Poor Outcome of Surgical Management of Acute Malfunctioning Mechanical Mitral Valve During Pregnancy. Should Centers with Limited Resources Find Different Options?
Background: Rheumatic heart disease (RHD) is the most common cardiac disease in pregnancy in developing countries with the mitral valve being the most affected. In this study, the results of surgical intervention in pregnant women presented with acute malfunctioning mechanical mitral valve were discussed.
Methods: All patients underwent emergency redo mitral valve replacement due to acute malfunctioning mechanical mitral valve during pregnancy in a single center between January 2005 and December 2017. These patients were retrospectively analyzed. Additionally, anticoagulation strategy before the event and outcomes for the mother and the fetus were outlined.
Results: Between 2005 and 2017, 16 pregnant women arrived in a single tertiary center with acute malfunctioning mechanical mitral valves. The mean gestational age at the time of presentation was 13.19 ± 2.6 weeks. Fifteen out of the 16 patients changed their anticoagulation regimen either with or without medical advice. After replacing the valve, cardiopulmonary bypass successfully was weaned in 12 patients, who were transferred to the ICU sedated and ventilated with variable doses of chemical Inotropes. The remaining 4 patients died on the table after failure of weaning from bypass. In one case, the patient developed immediate postoperative stroke with the Glasgow Coma Scale (GCS) of 7, CT brain revealed massive infarction, her fetus was not viable, she remained sedated and ventilated, and she passed away on post-operative Day 12, due to pneumonia and sepsis. Another patient, with a viable fetus, passed away on post-operative Day 1, due to low cardiac output.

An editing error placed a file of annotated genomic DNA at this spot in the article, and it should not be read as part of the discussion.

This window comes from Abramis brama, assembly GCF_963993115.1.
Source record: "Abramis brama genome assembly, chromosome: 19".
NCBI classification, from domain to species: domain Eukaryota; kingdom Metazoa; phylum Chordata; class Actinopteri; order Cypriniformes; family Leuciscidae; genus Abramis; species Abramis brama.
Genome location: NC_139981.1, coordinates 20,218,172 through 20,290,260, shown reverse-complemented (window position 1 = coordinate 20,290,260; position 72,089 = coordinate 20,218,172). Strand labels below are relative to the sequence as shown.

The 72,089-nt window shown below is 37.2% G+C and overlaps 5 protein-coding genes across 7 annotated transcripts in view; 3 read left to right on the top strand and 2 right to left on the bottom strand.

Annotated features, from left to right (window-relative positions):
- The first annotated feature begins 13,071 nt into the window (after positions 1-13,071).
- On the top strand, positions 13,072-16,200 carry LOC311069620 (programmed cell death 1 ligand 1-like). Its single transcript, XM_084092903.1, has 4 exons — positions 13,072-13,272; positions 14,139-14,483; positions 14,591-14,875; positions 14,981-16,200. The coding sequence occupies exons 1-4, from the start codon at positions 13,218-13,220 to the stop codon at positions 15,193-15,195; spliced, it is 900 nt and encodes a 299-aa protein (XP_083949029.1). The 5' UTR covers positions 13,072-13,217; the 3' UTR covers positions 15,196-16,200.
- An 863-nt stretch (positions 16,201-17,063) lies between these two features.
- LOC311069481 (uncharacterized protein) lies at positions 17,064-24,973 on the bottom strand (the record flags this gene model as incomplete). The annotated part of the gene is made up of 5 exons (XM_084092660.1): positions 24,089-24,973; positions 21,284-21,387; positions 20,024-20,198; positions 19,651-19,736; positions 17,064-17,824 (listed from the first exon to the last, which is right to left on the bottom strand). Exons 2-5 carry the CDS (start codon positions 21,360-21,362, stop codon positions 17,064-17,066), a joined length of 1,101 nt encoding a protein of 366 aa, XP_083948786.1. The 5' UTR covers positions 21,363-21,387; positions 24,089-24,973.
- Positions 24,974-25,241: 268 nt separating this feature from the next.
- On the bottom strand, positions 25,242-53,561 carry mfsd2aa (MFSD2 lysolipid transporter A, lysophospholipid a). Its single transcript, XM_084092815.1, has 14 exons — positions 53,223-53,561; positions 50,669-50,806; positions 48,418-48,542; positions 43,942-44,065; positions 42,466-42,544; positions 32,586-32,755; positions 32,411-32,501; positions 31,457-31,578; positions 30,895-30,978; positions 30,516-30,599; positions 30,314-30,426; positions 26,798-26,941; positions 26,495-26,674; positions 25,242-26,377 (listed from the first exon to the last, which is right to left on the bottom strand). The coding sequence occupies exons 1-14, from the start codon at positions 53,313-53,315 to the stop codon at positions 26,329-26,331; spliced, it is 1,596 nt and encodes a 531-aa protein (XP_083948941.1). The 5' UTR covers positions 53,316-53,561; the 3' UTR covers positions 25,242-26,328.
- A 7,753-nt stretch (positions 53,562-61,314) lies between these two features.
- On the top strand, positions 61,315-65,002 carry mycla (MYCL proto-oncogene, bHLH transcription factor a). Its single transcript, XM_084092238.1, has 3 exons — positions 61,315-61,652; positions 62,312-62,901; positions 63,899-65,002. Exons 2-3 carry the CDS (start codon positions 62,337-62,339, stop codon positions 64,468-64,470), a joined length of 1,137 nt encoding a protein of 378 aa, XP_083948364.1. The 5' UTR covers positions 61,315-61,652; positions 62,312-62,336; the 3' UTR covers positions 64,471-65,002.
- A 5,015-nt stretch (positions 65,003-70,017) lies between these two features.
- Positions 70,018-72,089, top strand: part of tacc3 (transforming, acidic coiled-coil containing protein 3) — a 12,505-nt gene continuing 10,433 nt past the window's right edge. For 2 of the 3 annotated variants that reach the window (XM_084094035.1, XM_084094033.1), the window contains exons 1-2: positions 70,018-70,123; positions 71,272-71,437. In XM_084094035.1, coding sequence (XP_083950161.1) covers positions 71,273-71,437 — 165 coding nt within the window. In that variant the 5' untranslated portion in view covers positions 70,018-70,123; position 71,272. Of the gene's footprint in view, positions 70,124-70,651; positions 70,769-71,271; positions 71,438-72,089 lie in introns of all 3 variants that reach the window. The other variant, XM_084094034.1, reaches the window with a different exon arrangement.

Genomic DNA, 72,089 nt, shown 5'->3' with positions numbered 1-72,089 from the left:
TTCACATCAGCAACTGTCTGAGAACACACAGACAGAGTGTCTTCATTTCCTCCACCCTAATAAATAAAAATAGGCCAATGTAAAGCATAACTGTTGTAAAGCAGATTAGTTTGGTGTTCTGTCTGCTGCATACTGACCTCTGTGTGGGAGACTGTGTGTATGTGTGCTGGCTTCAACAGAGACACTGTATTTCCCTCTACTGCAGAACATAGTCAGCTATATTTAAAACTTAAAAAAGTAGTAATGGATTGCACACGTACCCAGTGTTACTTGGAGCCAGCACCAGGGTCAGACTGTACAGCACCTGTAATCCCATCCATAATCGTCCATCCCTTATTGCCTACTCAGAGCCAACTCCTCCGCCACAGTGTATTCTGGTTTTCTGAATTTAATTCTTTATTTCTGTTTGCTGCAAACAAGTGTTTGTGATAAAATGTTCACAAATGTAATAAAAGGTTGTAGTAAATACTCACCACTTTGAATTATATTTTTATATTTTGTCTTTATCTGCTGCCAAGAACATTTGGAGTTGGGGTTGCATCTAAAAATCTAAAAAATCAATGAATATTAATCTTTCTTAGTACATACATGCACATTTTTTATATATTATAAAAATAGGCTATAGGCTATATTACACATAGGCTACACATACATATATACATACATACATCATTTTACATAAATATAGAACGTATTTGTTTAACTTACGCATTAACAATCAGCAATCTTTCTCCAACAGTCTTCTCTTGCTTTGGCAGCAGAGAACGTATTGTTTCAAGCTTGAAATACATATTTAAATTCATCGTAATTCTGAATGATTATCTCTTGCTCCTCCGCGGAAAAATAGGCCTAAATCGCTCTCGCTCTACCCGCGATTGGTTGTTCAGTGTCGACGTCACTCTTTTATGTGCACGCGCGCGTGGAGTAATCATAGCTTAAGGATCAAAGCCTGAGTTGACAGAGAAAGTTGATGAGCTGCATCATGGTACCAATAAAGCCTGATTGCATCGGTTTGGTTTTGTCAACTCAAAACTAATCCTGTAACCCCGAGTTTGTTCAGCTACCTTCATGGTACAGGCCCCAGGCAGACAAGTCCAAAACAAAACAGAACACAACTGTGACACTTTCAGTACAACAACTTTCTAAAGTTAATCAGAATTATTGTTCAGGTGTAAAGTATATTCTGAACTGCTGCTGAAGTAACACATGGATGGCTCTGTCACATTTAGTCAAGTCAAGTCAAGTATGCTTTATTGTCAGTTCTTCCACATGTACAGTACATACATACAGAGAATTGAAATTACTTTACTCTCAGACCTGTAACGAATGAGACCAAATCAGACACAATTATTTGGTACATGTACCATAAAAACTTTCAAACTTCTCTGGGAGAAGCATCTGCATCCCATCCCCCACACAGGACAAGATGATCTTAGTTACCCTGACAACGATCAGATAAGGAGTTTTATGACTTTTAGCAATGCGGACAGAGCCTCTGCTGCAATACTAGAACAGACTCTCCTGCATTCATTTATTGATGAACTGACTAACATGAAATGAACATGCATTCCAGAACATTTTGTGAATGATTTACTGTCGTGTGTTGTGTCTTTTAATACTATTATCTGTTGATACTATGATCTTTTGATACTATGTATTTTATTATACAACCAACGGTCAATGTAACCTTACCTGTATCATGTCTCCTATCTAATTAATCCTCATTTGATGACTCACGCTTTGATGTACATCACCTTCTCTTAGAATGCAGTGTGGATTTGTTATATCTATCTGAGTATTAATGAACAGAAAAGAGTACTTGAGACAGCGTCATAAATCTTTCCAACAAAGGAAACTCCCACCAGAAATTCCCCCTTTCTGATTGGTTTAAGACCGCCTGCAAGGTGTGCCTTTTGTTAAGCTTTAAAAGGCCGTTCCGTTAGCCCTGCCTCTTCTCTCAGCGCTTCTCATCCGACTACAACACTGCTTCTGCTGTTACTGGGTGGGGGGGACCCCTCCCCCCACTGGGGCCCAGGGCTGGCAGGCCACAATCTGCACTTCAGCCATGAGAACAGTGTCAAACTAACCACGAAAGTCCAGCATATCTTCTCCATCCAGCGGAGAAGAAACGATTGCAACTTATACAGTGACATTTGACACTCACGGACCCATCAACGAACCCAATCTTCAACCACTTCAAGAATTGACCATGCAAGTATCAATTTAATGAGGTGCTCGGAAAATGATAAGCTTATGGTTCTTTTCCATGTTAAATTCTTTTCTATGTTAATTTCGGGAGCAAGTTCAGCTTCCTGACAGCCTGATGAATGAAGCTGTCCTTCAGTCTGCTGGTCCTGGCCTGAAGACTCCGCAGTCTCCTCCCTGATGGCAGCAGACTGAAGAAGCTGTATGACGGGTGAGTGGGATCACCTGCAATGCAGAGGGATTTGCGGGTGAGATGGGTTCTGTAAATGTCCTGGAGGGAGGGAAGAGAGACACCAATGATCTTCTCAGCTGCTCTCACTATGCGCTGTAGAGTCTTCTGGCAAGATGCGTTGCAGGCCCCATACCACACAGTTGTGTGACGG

Conclusion: Acute malfunctioning MHV during pregnancy represents a real dilemma to patients and caregivers. It carries high fetal and maternal morbidity and mortality, especially in centers with limited resources. We believe that an alternative plane must be formulated for such patients to avoid devastating complications, including maternal and fetal deaths.
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